Possibilities of electronic tampering are further prevented by using a password code for communication between IC card and computing unit and between recorded media and computing unit. The password code ensures the IC card and recorded media cannot be changed or altered. Also the present invention provides no means of input into the individual unit (other than the probe) and allows no interconnectivity between machines.

Access for the Visually-Impaired and Multi-language Voting

Ear piece 32 provides an audible interface to assist a visually-impaired voter in using the present invention. Voice instruction and verification are transmitted audibly to the voter via ear piece 32 and will guide the voter through the voting process step by step. Furthermore, an embodiment of the present invention allows for programming of voice instruction in multiple languages. In one embodiment, English is the default language and the voter can switch into another language by using language switchover key 128. Also, the voter can select a language using a language selection key 42. These options eliminate the need for purchasing additional voting equipments for the visually impaired or foreign-language voters.

Storage and Delivery of Information

Election information (e.g. candidate listing) is input by CD-ROM or other equivalent optical disc drive 40 connected to main unit CPU 10. The election information is to be supplied by the election officials at the time of installing the election information sheets. The IC card in IC card drive 22 stores the actual vote results.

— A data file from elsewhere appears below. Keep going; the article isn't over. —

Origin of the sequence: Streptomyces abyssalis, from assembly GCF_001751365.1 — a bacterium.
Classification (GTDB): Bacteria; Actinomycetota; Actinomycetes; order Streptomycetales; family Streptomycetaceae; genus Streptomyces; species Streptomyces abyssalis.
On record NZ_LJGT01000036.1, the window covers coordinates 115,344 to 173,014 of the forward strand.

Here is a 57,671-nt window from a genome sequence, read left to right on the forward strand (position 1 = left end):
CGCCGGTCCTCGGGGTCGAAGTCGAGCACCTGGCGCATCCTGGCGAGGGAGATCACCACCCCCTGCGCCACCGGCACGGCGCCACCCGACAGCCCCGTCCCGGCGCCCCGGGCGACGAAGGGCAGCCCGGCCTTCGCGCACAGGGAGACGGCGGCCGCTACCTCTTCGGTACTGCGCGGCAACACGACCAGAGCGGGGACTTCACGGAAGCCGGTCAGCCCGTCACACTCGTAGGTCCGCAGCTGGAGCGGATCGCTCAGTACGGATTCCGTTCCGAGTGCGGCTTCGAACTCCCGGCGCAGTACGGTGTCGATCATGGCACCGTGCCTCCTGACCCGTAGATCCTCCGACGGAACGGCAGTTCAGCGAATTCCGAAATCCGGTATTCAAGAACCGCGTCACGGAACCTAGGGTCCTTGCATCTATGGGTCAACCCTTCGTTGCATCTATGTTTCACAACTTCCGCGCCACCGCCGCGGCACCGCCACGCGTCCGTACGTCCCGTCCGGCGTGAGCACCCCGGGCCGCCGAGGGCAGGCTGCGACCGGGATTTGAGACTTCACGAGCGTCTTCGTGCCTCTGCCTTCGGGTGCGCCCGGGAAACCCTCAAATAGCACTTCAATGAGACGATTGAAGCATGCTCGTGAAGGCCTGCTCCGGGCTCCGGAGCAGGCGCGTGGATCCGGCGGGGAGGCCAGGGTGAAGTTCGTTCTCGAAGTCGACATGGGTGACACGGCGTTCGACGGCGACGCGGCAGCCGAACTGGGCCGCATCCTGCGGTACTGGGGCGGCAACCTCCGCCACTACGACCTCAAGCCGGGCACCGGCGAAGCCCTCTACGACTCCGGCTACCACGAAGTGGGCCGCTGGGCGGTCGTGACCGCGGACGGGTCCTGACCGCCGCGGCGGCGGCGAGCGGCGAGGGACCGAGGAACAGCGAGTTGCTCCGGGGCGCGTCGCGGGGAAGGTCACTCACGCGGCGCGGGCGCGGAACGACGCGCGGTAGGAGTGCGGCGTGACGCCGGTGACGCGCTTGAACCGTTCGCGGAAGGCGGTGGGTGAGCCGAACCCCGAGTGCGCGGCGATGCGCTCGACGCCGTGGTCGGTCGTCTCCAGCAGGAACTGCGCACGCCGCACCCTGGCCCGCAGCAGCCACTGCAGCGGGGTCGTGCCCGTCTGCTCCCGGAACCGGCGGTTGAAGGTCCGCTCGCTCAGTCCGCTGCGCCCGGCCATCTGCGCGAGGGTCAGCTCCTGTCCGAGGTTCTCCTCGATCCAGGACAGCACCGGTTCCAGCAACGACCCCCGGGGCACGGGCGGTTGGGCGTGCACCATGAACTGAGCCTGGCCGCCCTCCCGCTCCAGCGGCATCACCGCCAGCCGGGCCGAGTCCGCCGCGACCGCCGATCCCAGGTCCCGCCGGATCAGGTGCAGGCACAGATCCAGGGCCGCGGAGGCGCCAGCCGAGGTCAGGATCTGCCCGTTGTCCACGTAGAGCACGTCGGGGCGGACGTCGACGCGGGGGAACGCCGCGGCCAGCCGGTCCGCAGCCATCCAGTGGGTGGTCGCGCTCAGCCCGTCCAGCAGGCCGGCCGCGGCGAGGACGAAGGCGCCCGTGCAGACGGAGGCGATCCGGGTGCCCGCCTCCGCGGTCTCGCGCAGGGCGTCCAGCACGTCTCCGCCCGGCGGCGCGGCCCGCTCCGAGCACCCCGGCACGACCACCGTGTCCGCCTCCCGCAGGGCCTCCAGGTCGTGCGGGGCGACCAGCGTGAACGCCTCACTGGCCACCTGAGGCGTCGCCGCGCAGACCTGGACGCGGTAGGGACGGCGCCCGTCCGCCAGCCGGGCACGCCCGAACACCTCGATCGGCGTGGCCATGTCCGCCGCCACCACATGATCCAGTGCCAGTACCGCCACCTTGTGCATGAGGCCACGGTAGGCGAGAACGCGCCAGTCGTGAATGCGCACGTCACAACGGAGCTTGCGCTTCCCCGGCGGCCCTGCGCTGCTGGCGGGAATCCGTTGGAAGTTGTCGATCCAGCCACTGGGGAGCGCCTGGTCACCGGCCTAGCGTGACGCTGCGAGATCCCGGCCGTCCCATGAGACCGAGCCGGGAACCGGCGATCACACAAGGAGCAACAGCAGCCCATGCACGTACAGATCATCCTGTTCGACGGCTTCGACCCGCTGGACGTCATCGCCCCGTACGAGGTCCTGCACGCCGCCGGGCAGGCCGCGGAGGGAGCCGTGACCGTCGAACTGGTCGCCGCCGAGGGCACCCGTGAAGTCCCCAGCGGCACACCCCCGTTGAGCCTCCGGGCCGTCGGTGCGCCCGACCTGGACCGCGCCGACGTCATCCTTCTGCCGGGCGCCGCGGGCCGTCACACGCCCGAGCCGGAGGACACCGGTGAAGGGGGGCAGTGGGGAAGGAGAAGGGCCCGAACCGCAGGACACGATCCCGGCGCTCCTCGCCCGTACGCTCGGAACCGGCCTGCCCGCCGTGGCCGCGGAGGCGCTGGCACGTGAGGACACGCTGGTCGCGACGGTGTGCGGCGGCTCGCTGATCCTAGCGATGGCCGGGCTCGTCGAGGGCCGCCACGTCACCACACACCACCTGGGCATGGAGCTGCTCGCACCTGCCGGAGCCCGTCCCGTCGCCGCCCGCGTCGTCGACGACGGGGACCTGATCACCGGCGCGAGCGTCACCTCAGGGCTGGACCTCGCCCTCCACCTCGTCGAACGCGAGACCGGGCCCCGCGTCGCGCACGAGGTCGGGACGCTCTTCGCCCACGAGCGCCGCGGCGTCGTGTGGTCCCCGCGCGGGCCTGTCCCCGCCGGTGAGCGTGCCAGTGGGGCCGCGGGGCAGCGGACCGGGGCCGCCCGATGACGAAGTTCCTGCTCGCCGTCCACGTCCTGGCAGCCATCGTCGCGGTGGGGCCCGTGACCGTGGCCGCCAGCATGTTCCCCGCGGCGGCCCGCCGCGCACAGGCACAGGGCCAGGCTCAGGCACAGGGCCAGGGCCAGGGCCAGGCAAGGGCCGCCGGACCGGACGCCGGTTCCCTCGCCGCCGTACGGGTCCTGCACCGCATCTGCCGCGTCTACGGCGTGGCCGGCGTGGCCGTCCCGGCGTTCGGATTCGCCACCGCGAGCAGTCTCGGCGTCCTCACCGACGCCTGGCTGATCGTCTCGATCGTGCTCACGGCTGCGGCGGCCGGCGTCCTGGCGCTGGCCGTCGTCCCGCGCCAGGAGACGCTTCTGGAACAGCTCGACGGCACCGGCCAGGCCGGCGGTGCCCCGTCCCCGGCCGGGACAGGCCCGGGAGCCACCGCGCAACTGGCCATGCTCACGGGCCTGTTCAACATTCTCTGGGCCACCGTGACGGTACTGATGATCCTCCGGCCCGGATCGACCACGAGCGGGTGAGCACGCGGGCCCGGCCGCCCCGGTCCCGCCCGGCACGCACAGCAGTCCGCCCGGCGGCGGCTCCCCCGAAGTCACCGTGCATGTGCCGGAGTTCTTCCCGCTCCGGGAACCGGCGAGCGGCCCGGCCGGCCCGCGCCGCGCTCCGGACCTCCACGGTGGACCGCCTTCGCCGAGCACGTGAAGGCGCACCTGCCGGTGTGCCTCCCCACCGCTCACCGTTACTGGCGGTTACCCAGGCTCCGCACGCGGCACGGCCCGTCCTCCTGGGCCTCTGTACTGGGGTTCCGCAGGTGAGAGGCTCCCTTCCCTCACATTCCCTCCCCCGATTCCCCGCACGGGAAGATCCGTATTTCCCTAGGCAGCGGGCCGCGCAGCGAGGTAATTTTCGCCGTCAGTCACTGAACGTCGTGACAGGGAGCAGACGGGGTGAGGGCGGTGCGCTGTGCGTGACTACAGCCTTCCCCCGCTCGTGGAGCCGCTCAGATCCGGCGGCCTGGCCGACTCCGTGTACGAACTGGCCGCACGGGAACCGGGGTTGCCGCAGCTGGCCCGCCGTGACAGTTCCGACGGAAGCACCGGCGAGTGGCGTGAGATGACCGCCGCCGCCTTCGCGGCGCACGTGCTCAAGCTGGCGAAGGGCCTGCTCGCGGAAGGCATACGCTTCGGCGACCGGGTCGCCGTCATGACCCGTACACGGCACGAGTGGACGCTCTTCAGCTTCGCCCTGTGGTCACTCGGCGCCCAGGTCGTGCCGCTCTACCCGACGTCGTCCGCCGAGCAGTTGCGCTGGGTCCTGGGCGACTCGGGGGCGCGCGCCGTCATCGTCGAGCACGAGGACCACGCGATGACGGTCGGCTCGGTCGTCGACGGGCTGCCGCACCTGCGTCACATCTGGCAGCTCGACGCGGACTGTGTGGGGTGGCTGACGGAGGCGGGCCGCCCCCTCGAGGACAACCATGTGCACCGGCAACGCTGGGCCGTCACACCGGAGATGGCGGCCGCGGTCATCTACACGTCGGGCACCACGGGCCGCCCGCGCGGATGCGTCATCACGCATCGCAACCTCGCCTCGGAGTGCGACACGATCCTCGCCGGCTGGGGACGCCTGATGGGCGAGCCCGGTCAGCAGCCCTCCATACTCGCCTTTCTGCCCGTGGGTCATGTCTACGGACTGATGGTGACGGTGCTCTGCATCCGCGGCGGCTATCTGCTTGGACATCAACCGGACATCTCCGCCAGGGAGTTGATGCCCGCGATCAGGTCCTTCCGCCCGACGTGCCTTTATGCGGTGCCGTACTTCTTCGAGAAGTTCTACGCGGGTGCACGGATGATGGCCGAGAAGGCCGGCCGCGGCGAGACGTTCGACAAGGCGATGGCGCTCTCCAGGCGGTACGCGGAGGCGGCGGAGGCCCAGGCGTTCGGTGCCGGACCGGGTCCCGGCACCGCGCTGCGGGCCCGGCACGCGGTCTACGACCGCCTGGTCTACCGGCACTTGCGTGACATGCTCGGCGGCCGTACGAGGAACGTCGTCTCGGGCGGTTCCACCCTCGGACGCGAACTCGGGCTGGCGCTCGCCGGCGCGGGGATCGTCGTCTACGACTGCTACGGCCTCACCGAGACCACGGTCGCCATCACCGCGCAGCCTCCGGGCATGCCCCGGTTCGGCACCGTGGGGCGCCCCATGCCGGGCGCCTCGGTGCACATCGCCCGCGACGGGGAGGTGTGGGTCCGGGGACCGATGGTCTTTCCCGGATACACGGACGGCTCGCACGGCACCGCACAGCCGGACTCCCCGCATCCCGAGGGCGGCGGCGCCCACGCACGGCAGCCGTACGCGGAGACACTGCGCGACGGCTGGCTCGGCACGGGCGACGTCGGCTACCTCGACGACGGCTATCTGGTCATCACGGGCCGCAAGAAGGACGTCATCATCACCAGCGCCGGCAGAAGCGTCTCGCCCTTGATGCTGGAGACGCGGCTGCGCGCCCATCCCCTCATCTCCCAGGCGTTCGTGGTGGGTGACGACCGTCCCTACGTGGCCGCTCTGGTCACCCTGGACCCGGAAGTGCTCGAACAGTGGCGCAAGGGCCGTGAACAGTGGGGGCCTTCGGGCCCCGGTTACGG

Power

In one embodiment, one battery is used for machine memory and one battery is used for backup in the event of a power failure. It can be appreciated that a number of power sources can be used to provide power supply in the present invention.

Method of Operation

In one embodiment, the following steps are taken to operate the voting apparatus of the present invention:

  • 1 At the appropriate level, decide on languages to be used for the election.
  • 2. Prepare printed election ballot pages in English and the alternate languages.
  • 3. Program ballot (election) information and voting instructions in the chosen languages onto optical disc 40 (e.g. CD-Rom or DVD).
  • 4. Record and program voice instructions onto optical disc in the chosen languages.
  • 5. Program identification codes onto IC card and optical disc.
  • 6. Install election information leaflets onto input board.
  • 7. Turn power on.
  • 8. Open the locks and covers, insert IC card in IC card drive 22 and optical disc into CD-ROM 40, press “read” key. The voting apparatus will verify password codes and serial numbers on the IC card and the optical disc.

After these steps are performed, in one embodiment of the present invention the voting apparatus will read the IC card and verify the password codes. The voting apparatus will check the optical disc to see that it matches the password codes. The voting apparatus will check all systems automatically and indicate that it is ready.